There is a certain familiarity to the presidential debates — Mike Huckabee will be funny, Ron Paul will be outrageous, John McCain will be knowledgeable on foreign policy and Rudy Giuliani will be telling you a lot about New York City. And yet there are always surprises and moments which tell you more than you knew about the candidates.
McCain was certainly the pleasant surprise of the evening. Just when his political obituary has been written he turns in a good natured, sober and informed performance. On foreign policy he essentially put Governor Mitt Romney in his place — telling him the surge was working, not just apparently so” — giving the most authoritative answer on Iran of the contenders. His problems however are clear — with each moment spent on rehashing the immigration debate he loses votes and momentum and his refusal to sign the tax pledge and “stand on his record” reminds voters he opposed the Bush tax cuts. But on this night viewers could be gratified he is in the Senate and in the race for he raises the level of debate and reminds voters of the benefits of experience.
Romney’s performance raised two key question marks for his candidacy: he lacks a personal touch and is shaky on foreign policy. As to the first, when the military dad in the diner asked for an apology from Romney for comparing his son’s work on the campaign to his own son’s service Romney not only failed to offer his apology but seemed indifferent to the questioner. We like smart presidents but we also like empathetic ones who relate to people as people and Romney needs to show he has a heart and not just a brain. As for foreign policy, the week before the great surge debate, he seemed oddly focused on the Democrats’ goal –how quickly to get out — without the same dogged concern shown by McCain for getting it “right” — as best we can — before we leave. Romney has been on quite a roll in the polls lately but he did not help himself in this outing.
Giuliani wins the “best debater” award, if not the debate. By that I mean he has perfected the ability to weave his major themes — executive competence, combatant against the Democrats and liberal media, and fiscal conservative into almost any answer. He parried questions on guns — with a bow to states’ rights — and immigration but his best moment may have been when asked about family values. In the old days a question in essence asking why his family was not as solid as an opponents’ might have gotten Giuliani’s dander up. But not last night. He gave the best answer in the calmest tone he could — judge me on my record where I have never let the people down. It may not be enough for those who simply will not vote for a twice divorced president but Giuliani is banking that number is small and his poise and calm impressed those whose votes he still has a shot at.
Huckabee got to bash Ron Paul which is always good for TV ratings and for a candidate’s prospects. However, his inability to come up with any answer to the hypothetical on Iran pointed to the limits of his candidacy. Republican voters are likely unwilling in a time of war and international danger to hand over the presidency to someone lacking experience and a firm understanding of our challenges.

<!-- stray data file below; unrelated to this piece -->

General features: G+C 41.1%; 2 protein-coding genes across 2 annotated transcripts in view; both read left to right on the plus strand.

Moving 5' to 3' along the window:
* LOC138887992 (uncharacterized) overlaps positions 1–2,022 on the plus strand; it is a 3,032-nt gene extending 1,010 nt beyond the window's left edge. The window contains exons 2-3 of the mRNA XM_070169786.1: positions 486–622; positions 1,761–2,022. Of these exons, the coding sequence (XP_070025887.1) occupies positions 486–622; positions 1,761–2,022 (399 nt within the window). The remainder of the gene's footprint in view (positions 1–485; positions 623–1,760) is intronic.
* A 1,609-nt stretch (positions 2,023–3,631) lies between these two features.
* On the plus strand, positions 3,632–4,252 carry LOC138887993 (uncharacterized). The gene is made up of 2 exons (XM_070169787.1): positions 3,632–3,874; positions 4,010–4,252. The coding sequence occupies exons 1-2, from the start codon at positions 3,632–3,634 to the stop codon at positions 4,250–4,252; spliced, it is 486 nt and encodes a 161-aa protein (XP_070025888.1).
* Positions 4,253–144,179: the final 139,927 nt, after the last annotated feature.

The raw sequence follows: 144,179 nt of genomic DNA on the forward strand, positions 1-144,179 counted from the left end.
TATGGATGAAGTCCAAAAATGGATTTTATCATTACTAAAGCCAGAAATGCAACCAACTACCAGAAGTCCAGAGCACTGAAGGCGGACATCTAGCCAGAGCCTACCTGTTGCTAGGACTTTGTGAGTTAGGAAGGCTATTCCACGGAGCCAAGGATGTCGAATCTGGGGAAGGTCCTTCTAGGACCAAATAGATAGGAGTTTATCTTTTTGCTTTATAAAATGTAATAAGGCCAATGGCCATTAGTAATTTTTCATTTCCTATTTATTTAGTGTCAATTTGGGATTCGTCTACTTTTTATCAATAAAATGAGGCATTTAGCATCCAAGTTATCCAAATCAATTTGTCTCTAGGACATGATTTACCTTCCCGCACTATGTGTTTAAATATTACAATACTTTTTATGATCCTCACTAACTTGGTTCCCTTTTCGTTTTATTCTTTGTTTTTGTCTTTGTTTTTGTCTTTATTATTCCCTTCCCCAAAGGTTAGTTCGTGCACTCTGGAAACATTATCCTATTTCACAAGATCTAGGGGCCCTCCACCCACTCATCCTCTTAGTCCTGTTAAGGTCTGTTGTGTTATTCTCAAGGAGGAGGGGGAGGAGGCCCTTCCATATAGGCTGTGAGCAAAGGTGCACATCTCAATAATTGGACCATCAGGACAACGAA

And Fred Thompson? He lost three times. First, Fergus Cullen in the introduction had a chance to chide him, although not by name, for opting for the 30 second ad. Second, each of the candidates got their licks in with a joke at his expense. Third, at no point in the debate did there seem a moment where his view or judgment was sorely missed. There was plenty of expertise, humor and conservative ideas. It is hard to see what niche he will fill.
So does the debate change anything? Perhaps not since frontrunner Giuliani made no gaffes and performed solidly. But in a fleeting moment or two you could imagine New Hampshire voters giving McCain a second look and wondering if Romney is someone they could warm to. In that sense, the race may have changed just a bit.
Thompson on Leno
Fred Thompson appeared on Jay Leno Tonight Show rather than the New Hampshire debate. The monologue pointed out the dilemma for Thompson. When Jay asked rhetorically who won the debate and answered Thompson, one’s reaction was “no he didn’t.” Jay’s joke that Thompson was comfortable returning to NBC where he had experience with disasters only reinforced his rivals point that Thompson was hiding out in the comfort of a TV studio.
The inanity of the opening segment of home visits by Jay further served to put a Thompson choice in an unflattering light. Whatever the shortcomings of the debate it was appropriately serious to the task at hand — selecting the party’s nominee. Thompson acknowledged as much, joking that the preceding segment reminded him he was “glad to get out of television.” When Thompson soon after declared “I’m running for President” –rather than say he’d declare the next day — it stuck at least this writer as an odd setting for such a momentous step.
He promised that he had not meant any disrespect to New Hampshire voters. Although he took a swipe at the current debate format his communications director Todd Harris responded to an email inquiry that he had not meant to suggest that he would not participate in the debates as currently styled.
He then gave his sober take on Iraq. He said that he believed we were right to go to war and that getting the “job done” amounted to ensuring Iraqis’ security to vote in elections and to enjoy a “free life.” Those despairing of our role as guarantor of Iraqi democracy were likely not pleased. He offered standard fare about the threat of Iran.
And then he was off to Iowa. In appearance he was strikingly thinner than when he last visited and perhaps more serious in tone. Voters will now get to decide if he is the candidate they are looking for or whether he will be just another also ran.